Bio: Martin Mayfield is an academic researcher from University of Sheffield. The author has contributed to research in topics: Energy consumption & Scale (ratio). The author has an hindex of 11, co-authored 46 publications receiving 446 citations.
••15 Sep 2014
TL;DR: In this paper, the authors present a review of the scope of intelligent buildings and the current available definitions of smart buildings to form a clear definition of both smart and intelligent buildings, and define the border between the intelligent and the (more advanced) smart buildings.
Abstract: Purpose – Within the building sector a lack of clarity in terminology does not help designers, clients or researchers. Non-domestic buildings have shown rapid increases in the use of advanced technology and control systems with varying drivers, many of which are labelled as intelligent. The term smart has been used interchangeably with intelligent without any clear distinction between the two. If the term Smart Buildings represented a separate, more advanced grouping, it would provide an opportunity to focus the future progress of non-domestic building development. The paper aims to discuss these issues. Design/methodology/approach – Drawing upon academic and industrial literature and experience, this paper reviews the scope of Intelligent Buildings and the current available definitions of Smart Buildings to form a clear definition of both smart and Intelligent Buildings. Findings – These definitions define the border between the intelligent and the (more advanced) Smart Building. The upper bound of the S...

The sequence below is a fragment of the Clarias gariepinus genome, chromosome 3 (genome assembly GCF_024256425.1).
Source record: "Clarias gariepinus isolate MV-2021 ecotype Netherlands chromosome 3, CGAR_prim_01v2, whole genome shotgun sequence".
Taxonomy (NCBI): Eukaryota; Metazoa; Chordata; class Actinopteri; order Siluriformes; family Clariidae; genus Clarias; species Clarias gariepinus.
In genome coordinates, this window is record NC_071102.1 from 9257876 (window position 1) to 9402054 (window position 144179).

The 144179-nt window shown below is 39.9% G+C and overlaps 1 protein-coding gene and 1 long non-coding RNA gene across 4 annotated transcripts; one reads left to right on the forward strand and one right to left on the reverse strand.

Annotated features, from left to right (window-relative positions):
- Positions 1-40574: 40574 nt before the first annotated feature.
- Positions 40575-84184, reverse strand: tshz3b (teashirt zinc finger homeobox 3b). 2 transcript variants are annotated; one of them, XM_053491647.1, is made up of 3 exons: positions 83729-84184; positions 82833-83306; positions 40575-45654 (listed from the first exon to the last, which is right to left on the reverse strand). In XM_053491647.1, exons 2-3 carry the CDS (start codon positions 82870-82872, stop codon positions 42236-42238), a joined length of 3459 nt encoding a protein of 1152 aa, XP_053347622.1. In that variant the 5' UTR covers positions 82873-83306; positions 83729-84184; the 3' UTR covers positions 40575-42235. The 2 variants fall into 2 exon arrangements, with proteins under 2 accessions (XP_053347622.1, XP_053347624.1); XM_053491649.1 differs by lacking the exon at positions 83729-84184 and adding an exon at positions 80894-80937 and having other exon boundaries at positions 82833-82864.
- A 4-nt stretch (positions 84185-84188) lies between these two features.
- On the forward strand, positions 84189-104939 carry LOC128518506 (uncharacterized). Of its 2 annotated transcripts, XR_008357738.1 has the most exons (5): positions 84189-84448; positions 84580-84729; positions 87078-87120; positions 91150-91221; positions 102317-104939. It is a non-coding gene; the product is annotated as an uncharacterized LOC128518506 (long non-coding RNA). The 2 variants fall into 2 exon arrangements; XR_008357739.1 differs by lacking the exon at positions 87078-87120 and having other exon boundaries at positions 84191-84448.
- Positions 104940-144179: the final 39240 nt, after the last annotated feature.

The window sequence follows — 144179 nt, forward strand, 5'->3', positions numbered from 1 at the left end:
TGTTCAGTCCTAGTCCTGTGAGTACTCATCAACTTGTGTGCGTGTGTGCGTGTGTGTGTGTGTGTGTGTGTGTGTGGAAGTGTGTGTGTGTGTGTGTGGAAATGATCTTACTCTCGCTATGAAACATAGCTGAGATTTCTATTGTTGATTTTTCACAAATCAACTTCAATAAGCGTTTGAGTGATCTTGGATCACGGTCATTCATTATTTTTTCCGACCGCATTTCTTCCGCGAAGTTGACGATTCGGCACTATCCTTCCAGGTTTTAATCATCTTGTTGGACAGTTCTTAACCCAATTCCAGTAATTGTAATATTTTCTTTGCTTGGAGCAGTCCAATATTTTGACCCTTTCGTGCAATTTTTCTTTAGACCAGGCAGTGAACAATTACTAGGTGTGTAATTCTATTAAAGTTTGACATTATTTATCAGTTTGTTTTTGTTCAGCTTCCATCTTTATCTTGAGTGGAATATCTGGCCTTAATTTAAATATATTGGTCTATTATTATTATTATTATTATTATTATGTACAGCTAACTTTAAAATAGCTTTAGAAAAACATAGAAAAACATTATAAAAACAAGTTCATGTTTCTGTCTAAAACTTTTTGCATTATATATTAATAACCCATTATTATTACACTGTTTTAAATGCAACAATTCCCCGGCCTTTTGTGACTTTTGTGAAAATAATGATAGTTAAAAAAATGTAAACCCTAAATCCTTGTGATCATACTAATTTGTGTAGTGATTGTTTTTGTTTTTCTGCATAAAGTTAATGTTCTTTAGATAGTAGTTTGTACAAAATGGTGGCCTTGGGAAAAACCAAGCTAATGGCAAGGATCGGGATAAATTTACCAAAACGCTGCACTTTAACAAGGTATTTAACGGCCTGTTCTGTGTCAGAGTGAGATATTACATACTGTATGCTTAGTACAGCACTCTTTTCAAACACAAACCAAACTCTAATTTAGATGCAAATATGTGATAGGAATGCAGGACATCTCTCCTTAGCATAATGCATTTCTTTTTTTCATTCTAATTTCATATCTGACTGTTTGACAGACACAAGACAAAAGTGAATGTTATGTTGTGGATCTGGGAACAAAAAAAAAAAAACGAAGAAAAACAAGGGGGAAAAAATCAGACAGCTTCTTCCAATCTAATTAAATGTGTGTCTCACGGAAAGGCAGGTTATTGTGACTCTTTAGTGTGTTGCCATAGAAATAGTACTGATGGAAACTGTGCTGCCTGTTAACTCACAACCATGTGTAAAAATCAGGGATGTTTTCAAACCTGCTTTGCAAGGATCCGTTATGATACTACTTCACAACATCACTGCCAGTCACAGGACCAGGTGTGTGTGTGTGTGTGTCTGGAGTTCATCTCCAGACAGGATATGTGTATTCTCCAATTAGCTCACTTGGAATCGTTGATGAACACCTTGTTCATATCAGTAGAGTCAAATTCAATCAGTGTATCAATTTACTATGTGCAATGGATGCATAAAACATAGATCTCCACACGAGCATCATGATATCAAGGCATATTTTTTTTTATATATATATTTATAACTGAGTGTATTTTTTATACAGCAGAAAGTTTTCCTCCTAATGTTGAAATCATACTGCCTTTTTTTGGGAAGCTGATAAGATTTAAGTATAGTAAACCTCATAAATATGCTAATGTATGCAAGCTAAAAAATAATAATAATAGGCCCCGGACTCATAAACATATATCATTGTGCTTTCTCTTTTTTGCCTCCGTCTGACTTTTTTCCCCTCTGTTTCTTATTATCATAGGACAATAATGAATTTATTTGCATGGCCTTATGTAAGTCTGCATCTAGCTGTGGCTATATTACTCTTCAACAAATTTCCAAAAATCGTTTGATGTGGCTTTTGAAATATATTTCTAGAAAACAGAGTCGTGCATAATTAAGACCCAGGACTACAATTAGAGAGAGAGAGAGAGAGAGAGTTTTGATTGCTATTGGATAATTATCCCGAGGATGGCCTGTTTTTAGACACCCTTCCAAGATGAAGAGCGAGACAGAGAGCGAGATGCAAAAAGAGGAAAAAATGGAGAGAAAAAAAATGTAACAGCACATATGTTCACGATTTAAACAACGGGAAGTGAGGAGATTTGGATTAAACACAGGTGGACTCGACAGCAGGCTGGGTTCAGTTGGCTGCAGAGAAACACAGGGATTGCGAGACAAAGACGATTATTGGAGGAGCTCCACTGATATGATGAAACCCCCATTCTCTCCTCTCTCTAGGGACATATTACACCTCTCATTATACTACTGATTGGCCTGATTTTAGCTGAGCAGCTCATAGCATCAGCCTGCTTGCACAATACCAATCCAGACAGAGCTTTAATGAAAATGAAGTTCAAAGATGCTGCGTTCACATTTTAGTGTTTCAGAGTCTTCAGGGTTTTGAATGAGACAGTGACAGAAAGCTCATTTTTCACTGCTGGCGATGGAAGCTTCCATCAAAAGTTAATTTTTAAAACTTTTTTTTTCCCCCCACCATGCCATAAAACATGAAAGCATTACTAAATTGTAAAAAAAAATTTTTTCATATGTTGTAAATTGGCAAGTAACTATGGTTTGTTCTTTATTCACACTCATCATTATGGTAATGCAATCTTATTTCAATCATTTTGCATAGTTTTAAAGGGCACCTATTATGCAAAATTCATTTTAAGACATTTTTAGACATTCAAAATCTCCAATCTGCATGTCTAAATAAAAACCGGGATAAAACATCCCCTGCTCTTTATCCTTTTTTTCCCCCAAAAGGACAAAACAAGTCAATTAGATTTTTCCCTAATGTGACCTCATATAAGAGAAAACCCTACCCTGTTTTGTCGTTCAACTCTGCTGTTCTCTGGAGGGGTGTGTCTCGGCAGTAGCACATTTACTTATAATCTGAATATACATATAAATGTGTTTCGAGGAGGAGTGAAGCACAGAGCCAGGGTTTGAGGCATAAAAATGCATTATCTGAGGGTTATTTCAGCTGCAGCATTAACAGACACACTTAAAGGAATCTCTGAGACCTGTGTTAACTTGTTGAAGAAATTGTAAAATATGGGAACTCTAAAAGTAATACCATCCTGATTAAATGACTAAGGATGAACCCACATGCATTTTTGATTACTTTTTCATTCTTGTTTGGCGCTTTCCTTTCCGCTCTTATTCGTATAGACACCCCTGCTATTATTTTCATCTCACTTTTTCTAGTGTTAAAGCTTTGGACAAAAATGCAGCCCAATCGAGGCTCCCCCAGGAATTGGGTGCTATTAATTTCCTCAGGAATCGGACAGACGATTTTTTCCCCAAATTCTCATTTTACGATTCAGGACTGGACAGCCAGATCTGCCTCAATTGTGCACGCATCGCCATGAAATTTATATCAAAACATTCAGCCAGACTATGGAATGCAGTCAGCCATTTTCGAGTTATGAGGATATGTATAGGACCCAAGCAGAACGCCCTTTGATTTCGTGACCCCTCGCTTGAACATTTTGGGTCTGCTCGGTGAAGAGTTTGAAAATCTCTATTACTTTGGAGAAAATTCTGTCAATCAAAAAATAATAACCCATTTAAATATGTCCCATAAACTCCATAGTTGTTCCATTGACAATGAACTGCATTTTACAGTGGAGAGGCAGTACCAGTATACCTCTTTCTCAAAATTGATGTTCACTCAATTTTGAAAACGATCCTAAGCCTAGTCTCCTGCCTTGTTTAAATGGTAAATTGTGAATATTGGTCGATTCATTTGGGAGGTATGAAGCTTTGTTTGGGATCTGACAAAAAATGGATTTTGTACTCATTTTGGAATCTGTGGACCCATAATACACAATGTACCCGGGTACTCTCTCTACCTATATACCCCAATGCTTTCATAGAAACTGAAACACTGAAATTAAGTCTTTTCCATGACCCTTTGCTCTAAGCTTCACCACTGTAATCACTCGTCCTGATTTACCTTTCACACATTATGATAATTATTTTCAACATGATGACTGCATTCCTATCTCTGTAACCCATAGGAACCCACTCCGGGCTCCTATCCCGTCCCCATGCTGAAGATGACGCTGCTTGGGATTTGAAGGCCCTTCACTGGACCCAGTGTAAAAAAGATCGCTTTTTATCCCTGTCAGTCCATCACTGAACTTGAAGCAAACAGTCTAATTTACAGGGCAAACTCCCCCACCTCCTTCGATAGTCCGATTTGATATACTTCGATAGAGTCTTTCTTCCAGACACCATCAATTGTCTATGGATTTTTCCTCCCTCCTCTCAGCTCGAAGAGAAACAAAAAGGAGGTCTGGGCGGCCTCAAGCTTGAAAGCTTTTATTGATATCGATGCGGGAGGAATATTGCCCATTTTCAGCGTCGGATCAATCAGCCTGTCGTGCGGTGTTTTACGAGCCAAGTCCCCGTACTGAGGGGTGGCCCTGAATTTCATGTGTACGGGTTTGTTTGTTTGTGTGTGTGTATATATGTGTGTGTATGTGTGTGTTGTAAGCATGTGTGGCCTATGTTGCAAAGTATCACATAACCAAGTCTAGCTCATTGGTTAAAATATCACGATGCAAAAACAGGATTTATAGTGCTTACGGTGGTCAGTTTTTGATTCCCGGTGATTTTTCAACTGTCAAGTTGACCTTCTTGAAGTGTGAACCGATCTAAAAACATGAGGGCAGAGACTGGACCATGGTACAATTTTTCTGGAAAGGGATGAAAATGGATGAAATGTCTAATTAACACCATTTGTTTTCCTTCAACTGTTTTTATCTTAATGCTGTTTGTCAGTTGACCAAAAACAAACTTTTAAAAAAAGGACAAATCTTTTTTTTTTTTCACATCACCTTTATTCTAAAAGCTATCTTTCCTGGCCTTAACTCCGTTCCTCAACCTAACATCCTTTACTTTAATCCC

TL;DR: The low-cost sensors offer a more affordable alternative for providing real-time high-resolution spatiotemporal air quality and meteorological parameter data with acceptable performance.